Cats by nature are cautious animals and may not take to raw as quickly as others. If the cat does not take to 100% raw meals immediately, it is necessary to do a slow transition into a raw diet. This process takes time and patience to wean off picky cats from their previous commercial dry or wet diet.
Before moving to step two, if the cat is accustom to “free feeding,” it is necessary to get them adjusted to eating on a set schedule throughout the day. Free feeding is not advisable in raw feeding and taking this additional step in the beginning of the transition will get the cat on a feeding schedule.
Select feeding times when feeding the cat and offer the meal for limited amounts of time (30 minutes). This allows the cat to have times of rest in between meals and the sensation of hunger will encourage the willingness to try something new. Additionally, feeding on a schedule will allow the cat’s body to regulate and begin producing the appropriate gastric acid that is essential to raw digestion.
Step two of slow transition is getting the cat to accept and eat wet meals. Substituting portions of the dry food diet with canned, wet food will slowly transition the cat into eating 100% wet meats. It is ideal to select a chunked style canned wet food rather than a canned paste.
For the first days, substitute a small amount of dry food with canned wet food mixed in. Begin using 25% canned wet cat food mixed into dry food for the first few days.
Following the initial substitution of 25% wet food, begin increasing the substitution amount. Substitute 50% dry food with wet food.
When the cat is accepting 50/50 dry and wet meals, increase the substitution of wet food. Begin substituting 75% of the cat’s dry food with wet food.
Once the cat has acclimated to 25/75 dry and wet food, begin feeding 100% wet food. When the cat is eating 100% wet food, move to step three.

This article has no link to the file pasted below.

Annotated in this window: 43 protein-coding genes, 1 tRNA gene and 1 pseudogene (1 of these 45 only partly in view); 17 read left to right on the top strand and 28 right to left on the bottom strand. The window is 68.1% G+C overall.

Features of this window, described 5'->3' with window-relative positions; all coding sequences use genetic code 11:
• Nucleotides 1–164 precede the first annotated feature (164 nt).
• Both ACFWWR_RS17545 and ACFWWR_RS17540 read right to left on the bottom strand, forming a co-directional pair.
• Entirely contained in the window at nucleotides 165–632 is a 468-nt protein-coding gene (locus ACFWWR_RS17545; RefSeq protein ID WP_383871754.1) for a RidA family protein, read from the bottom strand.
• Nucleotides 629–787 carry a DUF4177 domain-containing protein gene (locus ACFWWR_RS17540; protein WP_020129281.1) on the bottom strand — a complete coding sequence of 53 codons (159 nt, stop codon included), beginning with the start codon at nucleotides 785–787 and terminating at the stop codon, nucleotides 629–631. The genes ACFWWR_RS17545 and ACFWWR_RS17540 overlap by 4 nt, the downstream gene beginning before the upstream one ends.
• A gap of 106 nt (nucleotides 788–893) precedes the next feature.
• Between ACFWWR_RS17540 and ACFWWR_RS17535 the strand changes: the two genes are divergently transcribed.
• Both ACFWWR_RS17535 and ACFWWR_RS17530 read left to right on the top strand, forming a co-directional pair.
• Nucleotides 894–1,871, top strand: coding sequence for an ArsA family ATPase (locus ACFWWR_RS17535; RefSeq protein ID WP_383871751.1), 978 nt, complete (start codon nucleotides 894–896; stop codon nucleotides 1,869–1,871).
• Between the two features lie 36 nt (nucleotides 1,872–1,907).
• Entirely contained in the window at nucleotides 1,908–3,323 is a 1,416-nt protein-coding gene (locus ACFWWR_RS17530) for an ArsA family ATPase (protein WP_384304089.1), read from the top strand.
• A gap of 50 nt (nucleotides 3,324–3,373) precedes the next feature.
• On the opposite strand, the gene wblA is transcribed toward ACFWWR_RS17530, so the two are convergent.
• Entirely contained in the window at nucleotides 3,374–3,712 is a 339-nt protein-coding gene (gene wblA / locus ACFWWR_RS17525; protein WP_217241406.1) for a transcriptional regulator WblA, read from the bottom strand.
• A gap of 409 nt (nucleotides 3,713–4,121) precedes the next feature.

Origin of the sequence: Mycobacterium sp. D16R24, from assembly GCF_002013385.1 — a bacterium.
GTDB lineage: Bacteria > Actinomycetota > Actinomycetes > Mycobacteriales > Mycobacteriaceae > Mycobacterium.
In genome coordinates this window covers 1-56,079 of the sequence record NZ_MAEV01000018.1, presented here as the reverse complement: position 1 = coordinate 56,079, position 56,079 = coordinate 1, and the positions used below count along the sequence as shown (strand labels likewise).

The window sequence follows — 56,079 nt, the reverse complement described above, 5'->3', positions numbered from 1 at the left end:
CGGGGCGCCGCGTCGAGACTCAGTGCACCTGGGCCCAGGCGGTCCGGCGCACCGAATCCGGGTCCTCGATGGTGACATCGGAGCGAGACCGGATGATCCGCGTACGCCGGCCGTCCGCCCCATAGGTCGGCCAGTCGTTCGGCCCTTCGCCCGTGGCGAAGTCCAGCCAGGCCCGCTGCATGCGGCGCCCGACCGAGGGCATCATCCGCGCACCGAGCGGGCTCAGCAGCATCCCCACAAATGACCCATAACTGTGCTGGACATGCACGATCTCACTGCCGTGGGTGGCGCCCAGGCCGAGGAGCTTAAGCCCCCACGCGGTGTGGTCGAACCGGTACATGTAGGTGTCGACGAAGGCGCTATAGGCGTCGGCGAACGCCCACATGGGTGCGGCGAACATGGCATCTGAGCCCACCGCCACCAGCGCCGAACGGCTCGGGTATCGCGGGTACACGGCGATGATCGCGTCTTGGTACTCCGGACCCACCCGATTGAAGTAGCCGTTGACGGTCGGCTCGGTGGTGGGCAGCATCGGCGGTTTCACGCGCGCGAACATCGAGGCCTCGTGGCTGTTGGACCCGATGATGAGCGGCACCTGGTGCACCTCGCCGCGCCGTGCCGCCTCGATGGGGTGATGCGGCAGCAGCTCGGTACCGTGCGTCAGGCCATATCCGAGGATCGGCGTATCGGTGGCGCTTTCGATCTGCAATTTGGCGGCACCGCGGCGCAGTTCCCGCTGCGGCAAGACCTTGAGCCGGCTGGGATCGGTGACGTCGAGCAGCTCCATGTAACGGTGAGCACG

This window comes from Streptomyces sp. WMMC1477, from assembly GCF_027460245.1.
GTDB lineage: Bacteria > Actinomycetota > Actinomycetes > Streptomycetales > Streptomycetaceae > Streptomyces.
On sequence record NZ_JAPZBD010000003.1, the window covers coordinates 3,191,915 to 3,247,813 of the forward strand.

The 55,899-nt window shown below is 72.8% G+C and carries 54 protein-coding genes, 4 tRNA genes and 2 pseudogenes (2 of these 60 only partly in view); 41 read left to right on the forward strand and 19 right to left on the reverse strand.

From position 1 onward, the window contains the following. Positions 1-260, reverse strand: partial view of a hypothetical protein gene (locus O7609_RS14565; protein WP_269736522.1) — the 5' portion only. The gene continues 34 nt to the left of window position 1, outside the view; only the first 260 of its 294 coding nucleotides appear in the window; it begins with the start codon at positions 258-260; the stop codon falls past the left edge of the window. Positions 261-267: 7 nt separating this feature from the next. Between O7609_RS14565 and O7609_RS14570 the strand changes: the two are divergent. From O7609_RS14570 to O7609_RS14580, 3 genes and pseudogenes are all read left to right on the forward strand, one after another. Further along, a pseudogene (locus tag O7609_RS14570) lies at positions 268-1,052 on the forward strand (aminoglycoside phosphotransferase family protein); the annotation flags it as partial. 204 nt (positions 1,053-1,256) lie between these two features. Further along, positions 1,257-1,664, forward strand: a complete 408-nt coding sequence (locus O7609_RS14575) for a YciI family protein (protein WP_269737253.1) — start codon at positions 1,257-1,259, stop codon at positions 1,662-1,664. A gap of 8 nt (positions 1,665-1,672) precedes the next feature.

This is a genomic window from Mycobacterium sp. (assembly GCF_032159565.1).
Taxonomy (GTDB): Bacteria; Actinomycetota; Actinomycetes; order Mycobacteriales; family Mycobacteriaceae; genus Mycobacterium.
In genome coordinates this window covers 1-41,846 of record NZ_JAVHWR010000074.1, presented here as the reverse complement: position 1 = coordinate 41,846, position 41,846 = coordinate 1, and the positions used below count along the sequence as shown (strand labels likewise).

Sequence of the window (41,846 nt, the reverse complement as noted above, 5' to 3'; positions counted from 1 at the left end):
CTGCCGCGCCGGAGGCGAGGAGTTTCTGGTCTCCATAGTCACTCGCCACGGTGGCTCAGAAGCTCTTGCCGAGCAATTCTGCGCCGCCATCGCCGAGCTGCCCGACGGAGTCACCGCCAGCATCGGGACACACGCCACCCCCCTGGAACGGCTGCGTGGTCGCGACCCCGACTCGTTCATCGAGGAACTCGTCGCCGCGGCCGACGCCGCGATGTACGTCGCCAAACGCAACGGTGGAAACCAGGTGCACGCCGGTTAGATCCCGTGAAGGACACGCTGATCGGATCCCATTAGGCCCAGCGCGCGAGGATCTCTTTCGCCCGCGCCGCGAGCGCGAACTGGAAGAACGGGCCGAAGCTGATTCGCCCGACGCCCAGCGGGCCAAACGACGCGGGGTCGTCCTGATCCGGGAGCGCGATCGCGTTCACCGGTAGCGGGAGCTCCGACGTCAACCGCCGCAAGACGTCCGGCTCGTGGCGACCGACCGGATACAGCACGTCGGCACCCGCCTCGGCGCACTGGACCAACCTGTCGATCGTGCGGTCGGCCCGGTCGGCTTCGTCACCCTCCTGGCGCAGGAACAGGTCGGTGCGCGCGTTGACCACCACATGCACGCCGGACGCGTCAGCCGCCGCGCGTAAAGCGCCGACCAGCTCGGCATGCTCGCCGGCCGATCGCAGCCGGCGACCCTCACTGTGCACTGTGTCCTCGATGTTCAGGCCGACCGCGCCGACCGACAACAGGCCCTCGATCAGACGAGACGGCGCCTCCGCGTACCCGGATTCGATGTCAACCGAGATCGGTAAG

Some cats will not take long to transition, while others may be a bit difficult. Remember to only move at the pace of the cat and do not allow them to go without eating for more than 24-hours. If the cat is not accepting the changes in food, make adjustments until they accept the meal.
Chunk boneless muscle meat into small, bite sized pieces to begin adding into a cat’s canned wet food meals. Add chunks of the meat into pieces that can be easily hidden in the chunked canned wet food. This will help disguises the chunked raw pieces in the wet food.
Mix in the raw chunks into the canned wet food. Be sure to coat the raw food thoroughly with the canned wet food to help encourage your cat to eat the raw.
One your cat is accepting meals with raw chunks mixed in, its time to increase the amount of chunks included in the meal.
Continue increasing the amount of small chunks in the canned food mix. As you begin to include more raw be sure to decrease the amount of canned food.
Once the cat is eating 50% canned wet food and 50% small raw chunks, it is time to start gradually increasing the size of the chunked raw pieces. Begin chunking muscle meat in slightly larger portions. At this step, it is necessary to continue phasing out the wet canned food.
Since you are going to be including slightly larger raw chunks, you need to continue with 50/50 to ensure you’re cat will not refuse the changes.
As time progresses and your cat accepts larger chunks, begin increasing the chunk sizes and decreasing the amount of canned wet food.
Once your cat is eating primarily chunked muscle meat with small amounts of canned wet food, it is time to make the next step into fully balanced 100% raw meals.
When adding raw chunks into canned wet food, provide a variety of protein sources. Begin using chicken and turkey for the first couple of days and then slowly incorporate red meats such as beef and pork.